Cinnamon Crème Brûlée Recipe
Dec 24, 2019, Updated Jan 25, 2024
This post may contain affiliate links. Please read our disclosure policy.
Cinnamon crème brûlée is one of MY FAVORITE date-night desserts. It’s the absolute best way to top off a nice steak dinner or special occasion meal. Now, I know what you may be thinking, this is an intimidating dessert to make with a lot of moving parts. No.
I’m here to assure you crème brûlée is actually quite simple with only a few basic ingredients. My easy cinnamon crème brûlée recipe is made with heavy cream, egg yolks, sugar, vanilla extract (or fresh vanilla bean if you prefer), ground cinnamon. The cinnamon is a phenomenal subtle touch and delicious combo with the vanilla.
It’s honestly a straightforward and easy recipe—the hardest part is waiting for them to fully cool in the fridge.
Cinnamon is one of the most popular spices, and for good reason. It makes the most delectable apple crisp topping, and jumps into breakfast for baked french toast. It’s so versatile that you can even use it in savory dishes such as Sweet Potato Gnocchi.
Table of Contents
Tips for Making Crème Brûlée
- Heat the cream until very hot. This will already start cooking the egg and ensure proper cook times in the oven.
- Add the cinnamon to the egg and sugar mix. This is important for even mixing throughout, otherwise, it will likely clump up and sink to the bottom of the custard.
- The boiling water bath is absolutely essential for success. Don’t use cold or warm water or the custard will be liquid when removed from the oven. Use a pyrex or ceramic baking dish with high sides and fill halfway with water WITH the ramekins already in the baking dish to prevent overflowing.
- Don’t rush the setting process before the broiling or torching. The custard needs to firm up in the fridge for 3-4 hours like Jell-O. The outside of the ramekin should be very cool to the touch. If you rush this step, it will be runny after broiling or torching the top.
- Be careful not to over or undercook the custard. Undercooked custard will be soupy and never set in the fridge. Overcooked custard will become spongy scrambled eggs. You want the majority of the surface to jiggle just like Jell-O when firmly tapping on the edge of the ramekin with a knife. You’ll know it when you see it. If it looks too liquid-like, it’s probably undercooked.
How to Make Crème Brûlée Without a Kitchen Torch
Good news! You don’t need a kitchen torch to make amazing crème brûlée at home. Simply use your oven’s broiler, with the custard’s tops about 4 inches from the heat source. Broil for 2-3 minutes or until the sugar is caramelized and bubbling. Note, the tops will turn a deep golden brown very quickly so monitor closely to prevent scorching.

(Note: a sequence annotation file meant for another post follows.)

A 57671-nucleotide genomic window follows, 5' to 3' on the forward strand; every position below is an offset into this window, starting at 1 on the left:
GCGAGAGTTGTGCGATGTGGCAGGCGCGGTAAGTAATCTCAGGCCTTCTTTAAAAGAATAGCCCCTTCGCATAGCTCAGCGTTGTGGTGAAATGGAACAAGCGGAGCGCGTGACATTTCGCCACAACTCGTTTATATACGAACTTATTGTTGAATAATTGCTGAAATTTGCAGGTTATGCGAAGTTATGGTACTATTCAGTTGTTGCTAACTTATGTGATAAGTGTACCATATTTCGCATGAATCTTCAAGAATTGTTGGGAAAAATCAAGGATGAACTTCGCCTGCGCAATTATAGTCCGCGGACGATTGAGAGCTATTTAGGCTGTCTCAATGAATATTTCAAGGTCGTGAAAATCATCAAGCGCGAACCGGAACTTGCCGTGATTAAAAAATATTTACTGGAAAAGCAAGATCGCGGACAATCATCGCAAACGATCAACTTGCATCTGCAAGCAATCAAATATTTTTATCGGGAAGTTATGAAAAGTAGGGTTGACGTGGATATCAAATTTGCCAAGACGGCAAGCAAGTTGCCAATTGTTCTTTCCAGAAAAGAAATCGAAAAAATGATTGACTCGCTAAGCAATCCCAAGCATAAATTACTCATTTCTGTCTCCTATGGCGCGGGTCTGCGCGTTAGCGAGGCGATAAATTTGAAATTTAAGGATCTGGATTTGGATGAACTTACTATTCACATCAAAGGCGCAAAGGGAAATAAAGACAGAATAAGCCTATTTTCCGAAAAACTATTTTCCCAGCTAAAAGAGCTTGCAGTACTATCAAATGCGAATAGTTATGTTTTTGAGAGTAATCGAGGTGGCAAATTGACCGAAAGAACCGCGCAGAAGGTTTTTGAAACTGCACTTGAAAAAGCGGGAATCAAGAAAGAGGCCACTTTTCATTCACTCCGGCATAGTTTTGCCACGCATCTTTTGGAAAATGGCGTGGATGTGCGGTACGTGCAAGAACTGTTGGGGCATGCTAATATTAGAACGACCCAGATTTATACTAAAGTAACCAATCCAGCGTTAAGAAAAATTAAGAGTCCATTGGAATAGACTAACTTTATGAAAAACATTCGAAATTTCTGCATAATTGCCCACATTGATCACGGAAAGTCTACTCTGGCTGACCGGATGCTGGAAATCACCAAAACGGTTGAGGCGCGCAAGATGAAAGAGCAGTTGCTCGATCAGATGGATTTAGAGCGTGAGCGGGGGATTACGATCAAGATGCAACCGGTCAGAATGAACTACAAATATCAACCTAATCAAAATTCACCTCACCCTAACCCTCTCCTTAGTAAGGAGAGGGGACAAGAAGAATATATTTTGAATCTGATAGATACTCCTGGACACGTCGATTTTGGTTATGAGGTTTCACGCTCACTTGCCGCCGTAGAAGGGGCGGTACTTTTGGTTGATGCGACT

How to Torch Crème Brûlée
Torching crème brûlée is actually really easy, in fact, it’s a lot easier to control than broiling crème brûlée. Hold the flame 2 inches from the custard surface and move in a quick sweeping motion until sugar carmelizes and bubbles. Work your way over the entire custard until the desired level of brownness is reached. You don’ want the custard to be black, but don’t be afraid to give your custard a healthy browning.
A handy kitchen torch is easy to use and actually very affordable. I’ve linked to what I have. It comes in handy for various recipes and even some fancy cocktail techniques. A quick tip, most kitchen torches are sold without butane gas if you order online so be sure to purchase separately.
Can I Make Crème Brûlée Ahead of Time?
Yes, in fact, you don’t really have a choice. Crème brûlée needs to set in the fridge for 3-4 hours until completely chilled. This step must be taken before the final finishing touch of caramelized sugar. You can make crème brûlée 1-2 days in advance if needed and keep in the fridge covered. Just note, the sugar topping should always be the last step, moments before serving.
Enjoy this recipe? If you made this recipe, please leave a ★ ★ ★ ★ ★ star rating in the recipe card below & a review in the comments!
Cinnamon Crème Brûlée Recipe
- 2 cups 1/2 quart heavy cream
- 5 egg yolks
- ½ cup sugar, plus more for topping
- 1 teaspoon vanilla extract or 1 vanilla bean, split lengthwise
- 1/2 teaspoon ground cinnamon
- ⅛ teaspoon salt
- Preheat oven to 325°F. Bring a medium size pot or kettle of water to a boil.
- In a medium saucepan, combine cream, vanilla bean, and salt. Cook over low heat until hot (just before a simmer). Let sit for a few minutes off the burner, then discard vanilla bean (If using vanilla extract, stir in now).
- In a bowl, whisk egg yolks and then add sugar and cinnamon. Whisk until sugar is fully incorporated. Slowly pour the hot cream into the egg mixture while whisking constantly.
- Place four 6-ounce ramekins in a baking dish with 2-3 inch sides. Fill the dish with boiling water about halfway up the sides of the ramekins. Pour the custard filling into the ramekins.
- Bake for 35-40 minutes, or until centers are just set. If you gently tap the side of the ramekin with a knife, the majority of the surface should jiggle (not ripple) like firm Jell-O, but not appear watery or too liquid. Remove ramekins from the dish and let cool before refrigerating. Refrigerate for 3-4 hours or until fully chilled.
- When ready to serve, top each custard with a thin layer of sugar, about 1/2 a teaspoon each. If using the oven’s broiler, place ramekins on a baking sheet in the oven about 3-4 inches from heat source. Turn on high broil and broil until sugar melts and turns a deep golden brown, about 2-3 minutes. If using a kitchen torch, hold the flame 2 inches from the custard surface and move in a quick sweeping motion until the sugar carmelizes and bubbles. Work your way over the entire custard until the desired level of brownness is reached. Let top cool/harden for a few minutes before serving.
Nutrition information is automatically calculated, so should only be used as an approximation.